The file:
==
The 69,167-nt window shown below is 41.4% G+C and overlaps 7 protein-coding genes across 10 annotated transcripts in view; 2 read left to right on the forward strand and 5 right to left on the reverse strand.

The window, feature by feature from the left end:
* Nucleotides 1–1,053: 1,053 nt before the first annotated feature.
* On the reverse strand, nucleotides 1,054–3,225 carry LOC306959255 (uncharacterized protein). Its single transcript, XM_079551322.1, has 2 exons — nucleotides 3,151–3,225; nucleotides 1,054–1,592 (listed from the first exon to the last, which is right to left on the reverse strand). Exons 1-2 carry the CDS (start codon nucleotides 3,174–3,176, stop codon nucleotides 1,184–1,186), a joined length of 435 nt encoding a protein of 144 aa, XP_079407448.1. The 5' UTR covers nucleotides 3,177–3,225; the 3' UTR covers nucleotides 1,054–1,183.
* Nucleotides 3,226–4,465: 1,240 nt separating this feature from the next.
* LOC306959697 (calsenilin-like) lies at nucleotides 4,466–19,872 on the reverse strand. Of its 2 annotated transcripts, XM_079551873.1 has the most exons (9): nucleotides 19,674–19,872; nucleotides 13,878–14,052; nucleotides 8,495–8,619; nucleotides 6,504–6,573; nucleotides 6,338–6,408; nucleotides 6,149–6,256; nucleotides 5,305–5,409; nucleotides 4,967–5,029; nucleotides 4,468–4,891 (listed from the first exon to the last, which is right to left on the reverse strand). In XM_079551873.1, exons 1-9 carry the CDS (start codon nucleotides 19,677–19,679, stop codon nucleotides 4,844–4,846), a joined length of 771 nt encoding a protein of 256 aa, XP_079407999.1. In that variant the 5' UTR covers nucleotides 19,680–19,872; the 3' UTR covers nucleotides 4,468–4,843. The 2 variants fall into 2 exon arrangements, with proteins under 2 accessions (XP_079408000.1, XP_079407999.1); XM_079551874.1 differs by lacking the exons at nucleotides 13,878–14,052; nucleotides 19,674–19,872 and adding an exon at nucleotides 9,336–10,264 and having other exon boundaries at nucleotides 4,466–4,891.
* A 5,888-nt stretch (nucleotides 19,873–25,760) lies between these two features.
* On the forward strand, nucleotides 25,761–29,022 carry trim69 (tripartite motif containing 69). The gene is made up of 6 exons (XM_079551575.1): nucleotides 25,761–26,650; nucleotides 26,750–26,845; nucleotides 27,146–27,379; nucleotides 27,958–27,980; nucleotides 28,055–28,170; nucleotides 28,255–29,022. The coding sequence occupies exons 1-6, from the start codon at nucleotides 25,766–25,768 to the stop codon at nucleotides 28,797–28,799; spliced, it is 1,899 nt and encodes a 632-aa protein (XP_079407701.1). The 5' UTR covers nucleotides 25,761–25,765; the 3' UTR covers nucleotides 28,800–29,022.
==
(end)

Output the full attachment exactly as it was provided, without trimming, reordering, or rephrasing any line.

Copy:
The 69,167-nt window shown below is 41.4% G+C and overlaps 7 protein-coding genes across 10 annotated transcripts in view; 2 read left to right on the forward strand and 5 right to left on the reverse strand.

The window, feature by feature from the left end:
* Nucleotides 1–1,053: 1,053 nt before the first annotated feature.
* On the reverse strand, nucleotides 1,054–3,225 carry LOC306959255 (uncharacterized protein). Its single transcript, XM_079551322.1, has 2 exons — nucleotides 3,151–3,225; nucleotides 1,054–1,592 (listed from the first exon to the last, which is right to left on the reverse strand). Exons 1-2 carry the CDS (start codon nucleotides 3,174–3,176, stop codon nucleotides 1,184–1,186), a joined length of 435 nt encoding a protein of 144 aa, XP_079407448.1. The 5' UTR covers nucleotides 3,177–3,225; the 3' UTR covers nucleotides 1,054–1,183.
* Nucleotides 3,226–4,465: 1,240 nt separating this feature from the next.
* LOC306959697 (calsenilin-like) lies at nucleotides 4,466–19,872 on the reverse strand. Of its 2 annotated transcripts, XM_079551873.1 has the most exons (9): nucleotides 19,674–19,872; nucleotides 13,878–14,052; nucleotides 8,495–8,619; nucleotides 6,504–6,573; nucleotides 6,338–6,408; nucleotides 6,149–6,256; nucleotides 5,305–5,409; nucleotides 4,967–5,029; nucleotides 4,468–4,891 (listed from the first exon to the last, which is right to left on the reverse strand). In XM_079551873.1, exons 1-9 carry the CDS (start codon nucleotides 19,677–19,679, stop codon nucleotides 4,844–4,846), a joined length of 771 nt encoding a protein of 256 aa, XP_079407999.1. In that variant the 5' UTR covers nucleotides 19,680–19,872; the 3' UTR covers nucleotides 4,468–4,843. The 2 variants fall into 2 exon arrangements, with proteins under 2 accessions (XP_079408000.1, XP_079407999.1); XM_079551874.1 differs by lacking the exons at nucleotides 13,878–14,052; nucleotides 19,674–19,872 and adding an exon at nucleotides 9,336–10,264 and having other exon boundaries at nucleotides 4,466–4,891.
* A 5,888-nt stretch (nucleotides 19,873–25,760) lies between these two features.
* On the forward strand, nucleotides 25,761–29,022 carry trim69 (tripartite motif containing 69). The gene is made up of 6 exons (XM_079551575.1): nucleotides 25,761–26,650; nucleotides 26,750–26,845; nucleotides 27,146–27,379; nucleotides 27,958–27,980; nucleotides 28,055–28,170; nucleotides 28,255–29,022. The coding sequence occupies exons 1-6, from the start codon at nucleotides 25,766–25,768 to the stop codon at nucleotides 28,797–28,799; spliced, it is 1,899 nt and encodes a 632-aa protein (XP_079407701.1). The 5' UTR covers nucleotides 25,761–25,765; the 3' UTR covers nucleotides 28,800–29,022.